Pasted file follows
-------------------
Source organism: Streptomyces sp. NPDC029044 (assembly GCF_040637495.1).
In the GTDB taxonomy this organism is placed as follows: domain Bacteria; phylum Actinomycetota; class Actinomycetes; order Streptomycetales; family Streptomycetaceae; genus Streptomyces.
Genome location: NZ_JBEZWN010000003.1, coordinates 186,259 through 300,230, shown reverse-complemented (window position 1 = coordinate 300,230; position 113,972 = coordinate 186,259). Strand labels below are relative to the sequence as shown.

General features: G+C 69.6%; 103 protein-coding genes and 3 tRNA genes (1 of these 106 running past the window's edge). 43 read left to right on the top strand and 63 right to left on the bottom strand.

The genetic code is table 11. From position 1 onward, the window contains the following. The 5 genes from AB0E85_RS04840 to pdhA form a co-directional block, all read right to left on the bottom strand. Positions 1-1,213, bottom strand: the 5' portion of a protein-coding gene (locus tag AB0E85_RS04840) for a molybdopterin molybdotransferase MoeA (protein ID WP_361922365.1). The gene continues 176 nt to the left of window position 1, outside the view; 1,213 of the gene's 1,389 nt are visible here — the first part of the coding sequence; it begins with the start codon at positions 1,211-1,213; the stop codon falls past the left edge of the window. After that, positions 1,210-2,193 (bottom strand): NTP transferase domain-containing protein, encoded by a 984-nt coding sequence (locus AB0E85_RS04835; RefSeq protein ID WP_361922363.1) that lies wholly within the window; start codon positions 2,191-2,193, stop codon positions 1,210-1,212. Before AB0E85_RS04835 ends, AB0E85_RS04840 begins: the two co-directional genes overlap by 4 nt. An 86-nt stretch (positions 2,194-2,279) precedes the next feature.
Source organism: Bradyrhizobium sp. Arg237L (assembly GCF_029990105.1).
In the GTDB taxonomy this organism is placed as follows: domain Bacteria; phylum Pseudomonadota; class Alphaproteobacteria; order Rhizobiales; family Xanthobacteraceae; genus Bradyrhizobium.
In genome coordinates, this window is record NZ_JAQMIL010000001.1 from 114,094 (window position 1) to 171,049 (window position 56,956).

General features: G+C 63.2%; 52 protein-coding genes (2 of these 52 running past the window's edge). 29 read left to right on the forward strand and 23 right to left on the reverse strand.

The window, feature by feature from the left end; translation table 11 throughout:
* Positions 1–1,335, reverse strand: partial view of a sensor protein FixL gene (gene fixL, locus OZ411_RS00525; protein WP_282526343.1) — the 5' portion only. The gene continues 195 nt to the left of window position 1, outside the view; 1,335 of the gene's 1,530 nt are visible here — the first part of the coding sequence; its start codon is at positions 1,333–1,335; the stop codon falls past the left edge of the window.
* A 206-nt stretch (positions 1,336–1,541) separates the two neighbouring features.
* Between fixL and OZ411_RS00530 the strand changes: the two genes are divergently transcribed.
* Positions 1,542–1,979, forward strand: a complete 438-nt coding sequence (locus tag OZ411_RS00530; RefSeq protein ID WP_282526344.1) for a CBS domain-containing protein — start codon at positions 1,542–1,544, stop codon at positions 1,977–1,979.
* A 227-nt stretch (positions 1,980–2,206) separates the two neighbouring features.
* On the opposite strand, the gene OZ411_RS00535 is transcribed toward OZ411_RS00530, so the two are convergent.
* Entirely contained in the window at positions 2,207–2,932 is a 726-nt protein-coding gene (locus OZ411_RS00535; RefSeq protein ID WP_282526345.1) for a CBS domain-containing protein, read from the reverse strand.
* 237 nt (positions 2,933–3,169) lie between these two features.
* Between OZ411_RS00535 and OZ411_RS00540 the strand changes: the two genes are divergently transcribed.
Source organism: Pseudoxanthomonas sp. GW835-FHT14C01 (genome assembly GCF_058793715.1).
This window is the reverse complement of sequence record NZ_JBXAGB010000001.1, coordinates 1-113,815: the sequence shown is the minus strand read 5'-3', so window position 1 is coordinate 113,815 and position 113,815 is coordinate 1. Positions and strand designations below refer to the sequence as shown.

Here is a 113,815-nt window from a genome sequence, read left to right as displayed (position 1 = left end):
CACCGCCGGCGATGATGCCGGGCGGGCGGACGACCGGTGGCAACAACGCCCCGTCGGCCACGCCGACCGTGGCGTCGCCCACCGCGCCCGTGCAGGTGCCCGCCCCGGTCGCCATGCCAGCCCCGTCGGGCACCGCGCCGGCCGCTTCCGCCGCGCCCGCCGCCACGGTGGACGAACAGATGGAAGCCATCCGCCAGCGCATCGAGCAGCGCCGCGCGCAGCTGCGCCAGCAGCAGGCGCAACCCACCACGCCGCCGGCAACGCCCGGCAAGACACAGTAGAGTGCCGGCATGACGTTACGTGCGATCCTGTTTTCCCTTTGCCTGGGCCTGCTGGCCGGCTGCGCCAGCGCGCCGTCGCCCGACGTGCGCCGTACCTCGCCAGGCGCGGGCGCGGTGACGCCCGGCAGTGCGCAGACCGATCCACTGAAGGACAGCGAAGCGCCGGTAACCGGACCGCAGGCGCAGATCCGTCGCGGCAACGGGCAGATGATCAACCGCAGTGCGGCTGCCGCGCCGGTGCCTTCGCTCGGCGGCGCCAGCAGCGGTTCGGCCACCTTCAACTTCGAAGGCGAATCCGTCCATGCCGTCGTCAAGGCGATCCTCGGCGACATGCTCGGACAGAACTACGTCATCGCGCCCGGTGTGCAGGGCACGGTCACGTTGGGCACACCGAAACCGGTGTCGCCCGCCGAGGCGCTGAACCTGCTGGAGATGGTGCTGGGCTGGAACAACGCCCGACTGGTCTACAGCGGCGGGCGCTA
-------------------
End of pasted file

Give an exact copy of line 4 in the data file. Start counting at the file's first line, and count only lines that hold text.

General features: G+C 69.6%; 103 protein-coding genes and 3 tRNA genes (1 of these 106 running past the window's edge). 43 read left to right on the top strand and 63 right to left on the bottom strand.